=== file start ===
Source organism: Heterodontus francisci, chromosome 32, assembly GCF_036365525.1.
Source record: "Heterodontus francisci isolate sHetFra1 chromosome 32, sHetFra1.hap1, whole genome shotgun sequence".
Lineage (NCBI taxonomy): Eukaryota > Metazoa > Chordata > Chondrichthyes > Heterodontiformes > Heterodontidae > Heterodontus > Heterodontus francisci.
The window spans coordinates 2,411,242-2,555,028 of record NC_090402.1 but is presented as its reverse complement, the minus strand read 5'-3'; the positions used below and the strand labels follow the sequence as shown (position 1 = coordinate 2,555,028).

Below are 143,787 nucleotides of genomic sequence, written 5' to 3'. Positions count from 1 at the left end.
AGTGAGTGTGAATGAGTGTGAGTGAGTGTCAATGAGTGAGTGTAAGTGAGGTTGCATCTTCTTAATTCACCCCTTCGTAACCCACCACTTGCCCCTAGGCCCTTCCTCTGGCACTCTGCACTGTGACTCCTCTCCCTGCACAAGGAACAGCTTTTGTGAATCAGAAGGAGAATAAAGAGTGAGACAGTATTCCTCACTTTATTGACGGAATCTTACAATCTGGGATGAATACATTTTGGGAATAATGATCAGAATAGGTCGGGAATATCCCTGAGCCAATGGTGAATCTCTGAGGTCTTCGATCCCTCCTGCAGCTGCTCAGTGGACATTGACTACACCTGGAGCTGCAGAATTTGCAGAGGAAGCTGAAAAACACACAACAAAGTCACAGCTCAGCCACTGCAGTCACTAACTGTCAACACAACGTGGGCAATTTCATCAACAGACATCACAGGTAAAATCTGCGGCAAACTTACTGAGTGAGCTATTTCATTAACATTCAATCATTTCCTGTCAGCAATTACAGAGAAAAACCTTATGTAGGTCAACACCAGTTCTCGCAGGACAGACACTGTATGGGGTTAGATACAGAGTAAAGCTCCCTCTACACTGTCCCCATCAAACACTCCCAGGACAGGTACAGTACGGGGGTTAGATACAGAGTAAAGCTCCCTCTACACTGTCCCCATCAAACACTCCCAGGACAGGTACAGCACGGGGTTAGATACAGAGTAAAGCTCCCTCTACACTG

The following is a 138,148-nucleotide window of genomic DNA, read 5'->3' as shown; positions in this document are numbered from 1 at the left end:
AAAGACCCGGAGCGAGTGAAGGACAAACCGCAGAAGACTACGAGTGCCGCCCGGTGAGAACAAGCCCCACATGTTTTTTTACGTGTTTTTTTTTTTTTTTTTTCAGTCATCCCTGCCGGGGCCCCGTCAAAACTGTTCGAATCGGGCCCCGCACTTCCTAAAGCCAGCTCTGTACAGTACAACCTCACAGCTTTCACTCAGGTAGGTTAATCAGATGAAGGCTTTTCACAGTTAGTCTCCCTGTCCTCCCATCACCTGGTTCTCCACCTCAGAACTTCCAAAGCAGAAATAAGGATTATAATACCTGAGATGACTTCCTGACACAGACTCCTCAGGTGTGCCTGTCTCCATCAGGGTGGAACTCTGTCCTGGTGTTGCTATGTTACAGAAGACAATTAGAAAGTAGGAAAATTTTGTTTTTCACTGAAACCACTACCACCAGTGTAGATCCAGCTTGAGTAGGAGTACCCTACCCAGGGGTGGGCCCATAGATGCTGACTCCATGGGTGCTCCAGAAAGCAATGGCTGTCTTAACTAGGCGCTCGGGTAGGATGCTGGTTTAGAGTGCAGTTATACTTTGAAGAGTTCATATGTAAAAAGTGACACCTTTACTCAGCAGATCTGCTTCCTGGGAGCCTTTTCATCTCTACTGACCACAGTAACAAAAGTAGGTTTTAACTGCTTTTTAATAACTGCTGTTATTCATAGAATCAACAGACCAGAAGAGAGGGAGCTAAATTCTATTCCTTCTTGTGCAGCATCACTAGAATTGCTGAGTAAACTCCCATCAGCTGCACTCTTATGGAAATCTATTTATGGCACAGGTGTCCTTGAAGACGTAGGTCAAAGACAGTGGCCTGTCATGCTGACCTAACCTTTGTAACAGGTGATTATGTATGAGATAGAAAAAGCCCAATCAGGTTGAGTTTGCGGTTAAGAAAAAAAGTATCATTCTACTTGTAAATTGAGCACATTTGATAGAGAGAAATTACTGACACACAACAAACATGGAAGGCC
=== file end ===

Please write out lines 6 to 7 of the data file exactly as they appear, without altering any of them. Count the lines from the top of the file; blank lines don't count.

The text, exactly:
AGTGAGTGTGAATGAGTGTGAGTGAGTGTCAATGAGTGAGTGTAAGTGAGGTTGCATCTTCTTAATTCACCCCTTCGTAACCCACCACTTGCCCCTAGGCCCTTCCTCTGGCACTCTGCACTGTGACTCCTCTCCCTGCACAAGGAACAGCTTTTGTGAATCAGAAGGAGAATAAAGAGTGAGACAGTATTCCTCACTTTATTGACGGAATCTTACAATCTGGGATGAATACATTTTGGGAATAATGATCAGAATAGGTCGGGAATATCCCTGAGCCAATGGTGAATCTCTGAGGTCTTCGATCCCTCCTGCAGCTGCTCAGTGGACATTGACTACACCTGGAGCTGCAGAATTTGCAGAGGAAGCTGAAAAACACACAACAAAGTCACAGCTCAGCCACTGCAGTCACTAACTGTCAACACAACGTGGGCAATTTCATCAACAGACATCACAGGTAAAATCTGCGGCAAACTTACTGAGTGAGCTATTTCATTAACATTCAATCATTTCCTGTCAGCAATTACAGAGAAAAACCTTATGTAGGTCAACACCAGTTCTCGCAGGACAGACACTGTATGGGGTTAGATACAGAGTAAAGCTCCCTCTACACTGTCCCCATCAAACACTCCCAGGACAGGTACAGTACGGGGGTTAGATACAGAGTAAAGCTCCCTCTACACTGTCCCCATCAAACACTCCCAGGACAGGTACAGCACGGGGTTAGATACAGAGTAAAGCTCCCTCTACACTG

The following is a 138,148-nucleotide window of genomic DNA, read 5'->3' as shown; positions in this document are numbered from 1 at the left end: